The Biden administration has been increasing cybersecurity efforts signaling industries, such as automotive, medical devices, critical infrastructure, and others, that regulations are about to be tightened on product security. The US National Cybersecurity Strategy presented a unifying idea of cooperation between private and public sectors focusing on assessing and securing the internet and connected devices on a global scale.
There are 5 main pillars discussed in the bill and covered in the US National Cybersecurity Strategy 2023 Product Security Takeaways, they are:
Pillar one: Defend critical infrastructure
The administration sees how much our society has become dependent on technology– from monitors, sensors, IoT devices, and beyond. Everything is now connected to the internet.
The internet is a patchwork of various levels of security and Untrustworthy open-source components, all stacked upon each other like a dangerous house of cards. The first pillar of the bill lays the groundwork for a more resilient technology infrastructure that’s not only effective today but also in the future. The bill states that “Regulating security requirements can level the playing field, enabling healthy competition without sacrificing cybersecurity or operational resilience.”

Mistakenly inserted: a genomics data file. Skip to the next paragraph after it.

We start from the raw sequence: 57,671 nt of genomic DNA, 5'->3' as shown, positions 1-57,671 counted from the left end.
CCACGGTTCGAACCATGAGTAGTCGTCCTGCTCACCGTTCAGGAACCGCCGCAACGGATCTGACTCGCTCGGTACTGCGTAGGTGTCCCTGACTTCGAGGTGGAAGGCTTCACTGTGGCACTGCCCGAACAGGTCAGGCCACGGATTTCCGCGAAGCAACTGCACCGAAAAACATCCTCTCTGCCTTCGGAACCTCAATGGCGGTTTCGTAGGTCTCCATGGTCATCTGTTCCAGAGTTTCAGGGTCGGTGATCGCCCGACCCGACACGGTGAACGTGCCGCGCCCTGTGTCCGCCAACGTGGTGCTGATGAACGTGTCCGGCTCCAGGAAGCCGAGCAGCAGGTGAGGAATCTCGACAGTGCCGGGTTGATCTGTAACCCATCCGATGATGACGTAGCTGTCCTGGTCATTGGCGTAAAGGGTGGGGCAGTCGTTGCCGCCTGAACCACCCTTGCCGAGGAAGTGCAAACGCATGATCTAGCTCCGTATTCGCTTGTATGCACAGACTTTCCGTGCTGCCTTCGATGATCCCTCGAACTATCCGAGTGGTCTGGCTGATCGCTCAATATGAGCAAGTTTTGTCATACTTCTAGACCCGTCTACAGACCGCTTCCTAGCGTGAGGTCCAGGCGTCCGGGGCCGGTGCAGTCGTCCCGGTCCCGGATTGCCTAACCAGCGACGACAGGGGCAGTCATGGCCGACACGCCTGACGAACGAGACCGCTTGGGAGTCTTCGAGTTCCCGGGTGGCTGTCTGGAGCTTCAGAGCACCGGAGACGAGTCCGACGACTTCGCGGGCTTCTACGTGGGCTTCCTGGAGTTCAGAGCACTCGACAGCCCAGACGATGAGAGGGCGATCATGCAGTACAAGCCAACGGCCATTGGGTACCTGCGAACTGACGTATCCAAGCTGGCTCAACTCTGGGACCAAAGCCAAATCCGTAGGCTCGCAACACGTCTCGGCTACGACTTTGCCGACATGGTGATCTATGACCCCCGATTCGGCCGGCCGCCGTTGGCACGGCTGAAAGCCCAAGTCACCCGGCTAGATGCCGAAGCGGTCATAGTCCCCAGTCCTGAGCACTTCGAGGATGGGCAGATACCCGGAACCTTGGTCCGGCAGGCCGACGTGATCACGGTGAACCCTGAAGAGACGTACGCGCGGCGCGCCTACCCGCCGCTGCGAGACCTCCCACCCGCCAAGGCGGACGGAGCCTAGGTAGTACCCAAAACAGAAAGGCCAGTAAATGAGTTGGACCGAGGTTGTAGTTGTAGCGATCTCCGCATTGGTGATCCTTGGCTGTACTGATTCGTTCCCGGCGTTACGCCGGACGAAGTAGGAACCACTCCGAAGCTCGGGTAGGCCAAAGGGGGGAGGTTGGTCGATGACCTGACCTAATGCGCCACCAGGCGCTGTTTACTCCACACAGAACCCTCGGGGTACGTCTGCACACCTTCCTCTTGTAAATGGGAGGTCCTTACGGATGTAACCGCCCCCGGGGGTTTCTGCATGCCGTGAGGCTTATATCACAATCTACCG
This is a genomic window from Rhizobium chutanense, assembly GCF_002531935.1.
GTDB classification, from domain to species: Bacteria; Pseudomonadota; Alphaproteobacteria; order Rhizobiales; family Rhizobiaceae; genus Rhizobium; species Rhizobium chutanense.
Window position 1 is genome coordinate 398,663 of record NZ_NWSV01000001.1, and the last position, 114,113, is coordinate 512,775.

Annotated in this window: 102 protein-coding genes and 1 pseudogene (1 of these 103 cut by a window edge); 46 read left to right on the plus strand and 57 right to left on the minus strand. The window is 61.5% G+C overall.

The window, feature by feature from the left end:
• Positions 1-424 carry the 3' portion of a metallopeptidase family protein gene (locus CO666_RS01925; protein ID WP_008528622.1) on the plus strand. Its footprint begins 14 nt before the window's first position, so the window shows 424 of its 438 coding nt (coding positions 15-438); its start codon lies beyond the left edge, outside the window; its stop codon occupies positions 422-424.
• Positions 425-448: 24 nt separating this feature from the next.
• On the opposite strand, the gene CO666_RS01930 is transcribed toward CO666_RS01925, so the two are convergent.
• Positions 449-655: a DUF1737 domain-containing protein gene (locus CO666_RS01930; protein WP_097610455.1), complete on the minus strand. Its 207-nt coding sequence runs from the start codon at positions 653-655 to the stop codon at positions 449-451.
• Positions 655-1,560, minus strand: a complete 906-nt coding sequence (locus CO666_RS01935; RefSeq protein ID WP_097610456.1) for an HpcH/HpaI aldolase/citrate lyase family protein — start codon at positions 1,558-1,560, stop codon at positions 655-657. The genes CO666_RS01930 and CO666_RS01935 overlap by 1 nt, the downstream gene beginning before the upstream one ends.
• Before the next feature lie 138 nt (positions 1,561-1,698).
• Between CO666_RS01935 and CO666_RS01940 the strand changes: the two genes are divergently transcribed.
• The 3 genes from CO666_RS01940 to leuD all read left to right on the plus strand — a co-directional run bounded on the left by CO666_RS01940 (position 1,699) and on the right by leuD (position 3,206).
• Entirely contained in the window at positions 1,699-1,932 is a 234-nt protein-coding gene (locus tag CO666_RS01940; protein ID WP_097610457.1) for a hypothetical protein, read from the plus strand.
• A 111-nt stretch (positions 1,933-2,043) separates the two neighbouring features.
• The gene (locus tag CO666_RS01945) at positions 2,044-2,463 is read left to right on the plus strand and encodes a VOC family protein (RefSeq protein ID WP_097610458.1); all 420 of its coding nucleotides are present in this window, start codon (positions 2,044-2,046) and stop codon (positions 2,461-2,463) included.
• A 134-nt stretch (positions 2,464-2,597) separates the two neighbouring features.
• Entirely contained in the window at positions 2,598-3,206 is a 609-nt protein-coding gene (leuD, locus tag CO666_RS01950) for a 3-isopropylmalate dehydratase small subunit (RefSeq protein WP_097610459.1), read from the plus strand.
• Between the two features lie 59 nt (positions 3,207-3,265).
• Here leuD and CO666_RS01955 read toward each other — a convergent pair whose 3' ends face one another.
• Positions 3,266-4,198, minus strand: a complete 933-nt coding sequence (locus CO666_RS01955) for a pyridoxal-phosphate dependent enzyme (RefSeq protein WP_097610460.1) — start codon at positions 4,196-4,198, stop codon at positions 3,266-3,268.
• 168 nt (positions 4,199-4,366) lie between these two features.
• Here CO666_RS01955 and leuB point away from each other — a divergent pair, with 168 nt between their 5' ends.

While the government acknowledges the private sector can manage most of the cyber attacks on its own, they intend to offer an additional layer of support in the form of central threat sharing, such as with CISA’s RVWP, and shielding companies from legal consequences, as long as they follow government product development guidelines. In essence, the strategy calls for all relevant branches of the Federal Government to work alongside industry experts to enable better communication and swift action.
One of the biggest takeaways from this pillar is that the administration intends to help the private sector and individual citizens protect themselves against cyber attacks. Digging into the “how” next.
Pillar two: Disrupt and dismantle threat actors